Manuel Alvarez Cortes
A rebel Catholic priest who thinks that some atheists can go to Heaven, Adventures in China during World War I. Definitely my kind of book.

Un cura católico rebelde que piensa que algunos ateos pueden ir al cielo, aventuras en China durante la Primera Guerra Mundial. Definitivamente mi tipo de libro.
Julie Davis
Reading this for the Elements of Faith book club, as our fiction pick. I'm just in the first few chapters but am enjoying the writing style quite a bit and looking forward to getting past the childhood narrative. I can see from the beginning why those who recommended this said it seemed Dickensian to them.

Altogether an enjoyable book which was also an interesting adventure. As Father Francis Chisholm learns how to minister to the Chinese people in a way that they will understand, he also pr
Set during the turn of the century (late 1800's early 1900's - not our most recent turn :) this is an examination of one Catholic priest's life. His faith, his challenges, his devotion to family and God, his love of the Chinese people he eventually serves for 30+ years, and all that makes him tick.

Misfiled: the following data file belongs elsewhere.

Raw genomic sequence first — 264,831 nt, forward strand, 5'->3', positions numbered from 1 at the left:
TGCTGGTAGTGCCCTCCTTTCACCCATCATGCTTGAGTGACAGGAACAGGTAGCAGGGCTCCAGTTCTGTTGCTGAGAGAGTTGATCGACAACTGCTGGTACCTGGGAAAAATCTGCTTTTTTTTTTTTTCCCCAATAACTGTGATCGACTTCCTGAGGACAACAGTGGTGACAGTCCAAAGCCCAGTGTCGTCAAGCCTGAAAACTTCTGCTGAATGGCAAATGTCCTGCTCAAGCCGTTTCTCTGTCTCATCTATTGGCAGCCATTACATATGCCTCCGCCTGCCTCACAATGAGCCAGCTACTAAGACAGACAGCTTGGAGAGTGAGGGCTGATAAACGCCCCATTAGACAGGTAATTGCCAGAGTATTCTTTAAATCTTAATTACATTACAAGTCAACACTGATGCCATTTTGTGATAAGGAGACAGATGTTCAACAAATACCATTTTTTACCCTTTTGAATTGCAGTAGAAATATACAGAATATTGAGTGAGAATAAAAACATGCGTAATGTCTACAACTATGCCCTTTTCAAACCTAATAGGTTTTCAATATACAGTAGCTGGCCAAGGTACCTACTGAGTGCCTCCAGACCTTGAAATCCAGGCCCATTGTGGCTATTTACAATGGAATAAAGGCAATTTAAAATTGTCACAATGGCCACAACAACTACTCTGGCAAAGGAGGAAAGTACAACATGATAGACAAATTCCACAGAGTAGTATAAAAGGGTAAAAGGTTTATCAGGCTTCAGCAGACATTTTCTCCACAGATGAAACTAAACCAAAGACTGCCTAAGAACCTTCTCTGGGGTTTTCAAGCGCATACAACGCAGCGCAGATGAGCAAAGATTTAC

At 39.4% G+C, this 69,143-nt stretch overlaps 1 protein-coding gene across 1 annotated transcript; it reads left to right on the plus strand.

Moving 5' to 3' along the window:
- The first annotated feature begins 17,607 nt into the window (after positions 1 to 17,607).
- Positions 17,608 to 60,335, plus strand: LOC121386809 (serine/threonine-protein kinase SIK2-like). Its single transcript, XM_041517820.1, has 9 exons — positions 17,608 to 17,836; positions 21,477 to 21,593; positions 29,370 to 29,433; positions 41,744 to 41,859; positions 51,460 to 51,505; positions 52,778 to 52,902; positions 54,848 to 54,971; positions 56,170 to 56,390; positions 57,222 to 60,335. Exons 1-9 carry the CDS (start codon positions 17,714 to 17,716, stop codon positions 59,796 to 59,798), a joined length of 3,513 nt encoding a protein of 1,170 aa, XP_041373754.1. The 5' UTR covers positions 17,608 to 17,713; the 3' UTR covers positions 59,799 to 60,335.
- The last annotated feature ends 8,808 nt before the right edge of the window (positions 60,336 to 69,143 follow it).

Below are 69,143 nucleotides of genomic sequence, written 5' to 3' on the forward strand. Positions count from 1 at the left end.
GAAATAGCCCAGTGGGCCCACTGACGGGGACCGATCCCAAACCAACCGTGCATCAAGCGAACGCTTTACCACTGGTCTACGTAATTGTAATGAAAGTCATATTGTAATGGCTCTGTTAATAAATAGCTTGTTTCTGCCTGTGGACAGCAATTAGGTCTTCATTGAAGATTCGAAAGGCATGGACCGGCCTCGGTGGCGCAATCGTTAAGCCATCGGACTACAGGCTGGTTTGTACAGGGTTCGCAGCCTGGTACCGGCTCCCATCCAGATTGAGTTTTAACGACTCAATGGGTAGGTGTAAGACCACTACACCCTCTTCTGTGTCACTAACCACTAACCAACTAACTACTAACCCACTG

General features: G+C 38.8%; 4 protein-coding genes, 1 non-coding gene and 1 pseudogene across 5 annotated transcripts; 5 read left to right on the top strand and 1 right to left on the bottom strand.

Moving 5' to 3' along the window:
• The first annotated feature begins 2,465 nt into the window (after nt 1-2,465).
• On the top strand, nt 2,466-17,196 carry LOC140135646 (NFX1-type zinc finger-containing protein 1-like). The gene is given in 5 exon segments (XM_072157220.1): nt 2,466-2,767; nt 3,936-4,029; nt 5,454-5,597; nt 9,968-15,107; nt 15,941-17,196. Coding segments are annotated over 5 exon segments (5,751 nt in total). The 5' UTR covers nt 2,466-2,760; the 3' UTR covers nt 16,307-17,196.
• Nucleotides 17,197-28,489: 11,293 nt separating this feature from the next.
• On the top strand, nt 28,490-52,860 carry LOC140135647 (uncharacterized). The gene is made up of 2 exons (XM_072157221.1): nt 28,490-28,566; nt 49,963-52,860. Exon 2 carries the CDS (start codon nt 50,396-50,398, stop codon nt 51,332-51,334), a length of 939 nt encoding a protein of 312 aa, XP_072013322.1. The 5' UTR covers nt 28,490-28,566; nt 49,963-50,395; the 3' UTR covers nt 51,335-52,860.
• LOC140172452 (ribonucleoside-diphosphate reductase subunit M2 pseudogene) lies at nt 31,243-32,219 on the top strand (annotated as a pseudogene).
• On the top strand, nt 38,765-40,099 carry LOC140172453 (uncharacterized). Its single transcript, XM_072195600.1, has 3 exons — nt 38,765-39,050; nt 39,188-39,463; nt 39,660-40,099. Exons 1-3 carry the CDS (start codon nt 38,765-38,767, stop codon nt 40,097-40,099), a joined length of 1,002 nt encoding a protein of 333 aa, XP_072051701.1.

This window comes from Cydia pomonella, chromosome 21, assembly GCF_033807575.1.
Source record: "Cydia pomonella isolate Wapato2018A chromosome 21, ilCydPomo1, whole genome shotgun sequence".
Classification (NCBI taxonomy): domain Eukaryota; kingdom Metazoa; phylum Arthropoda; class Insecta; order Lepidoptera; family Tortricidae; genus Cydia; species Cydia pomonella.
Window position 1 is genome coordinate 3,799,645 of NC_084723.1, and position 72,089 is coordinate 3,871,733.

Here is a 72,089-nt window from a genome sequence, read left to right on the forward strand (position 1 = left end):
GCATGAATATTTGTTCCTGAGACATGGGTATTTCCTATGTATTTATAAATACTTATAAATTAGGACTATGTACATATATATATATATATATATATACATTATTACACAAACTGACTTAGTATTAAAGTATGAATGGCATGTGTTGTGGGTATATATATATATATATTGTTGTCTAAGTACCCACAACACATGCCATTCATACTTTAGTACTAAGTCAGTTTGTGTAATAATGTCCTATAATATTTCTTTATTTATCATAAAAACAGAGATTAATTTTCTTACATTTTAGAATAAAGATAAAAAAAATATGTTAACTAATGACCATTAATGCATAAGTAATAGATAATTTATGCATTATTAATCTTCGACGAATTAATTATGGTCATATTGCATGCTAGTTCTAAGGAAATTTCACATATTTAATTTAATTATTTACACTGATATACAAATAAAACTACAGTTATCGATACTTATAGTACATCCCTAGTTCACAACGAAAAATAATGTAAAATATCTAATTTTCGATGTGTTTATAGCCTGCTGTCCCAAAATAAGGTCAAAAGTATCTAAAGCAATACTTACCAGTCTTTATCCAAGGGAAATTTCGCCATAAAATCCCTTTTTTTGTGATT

This is a good book that looks at how we see other people and how religion can influence that vision. I love the discussion that the author has about religion versus faith without actually having the d
Just get through the beginning of this book, and then you'll have so much to learn from this fictional man! The author did such a good job creating a real man. On a personal note, I really feel like one of the purposes of life is to learn to love and I felt like that was the main character's journey in this book. I also liked the questions of missionary work--"am I doing any good?" "How can I measure my success?" "Does He approve of me?" Those are such real questions when you're trying to be a t ...more
Eileen Iciek
Read this many years ago, but I remember nothing about it except that I did, in fact, read it. So can't have been too bad or too good.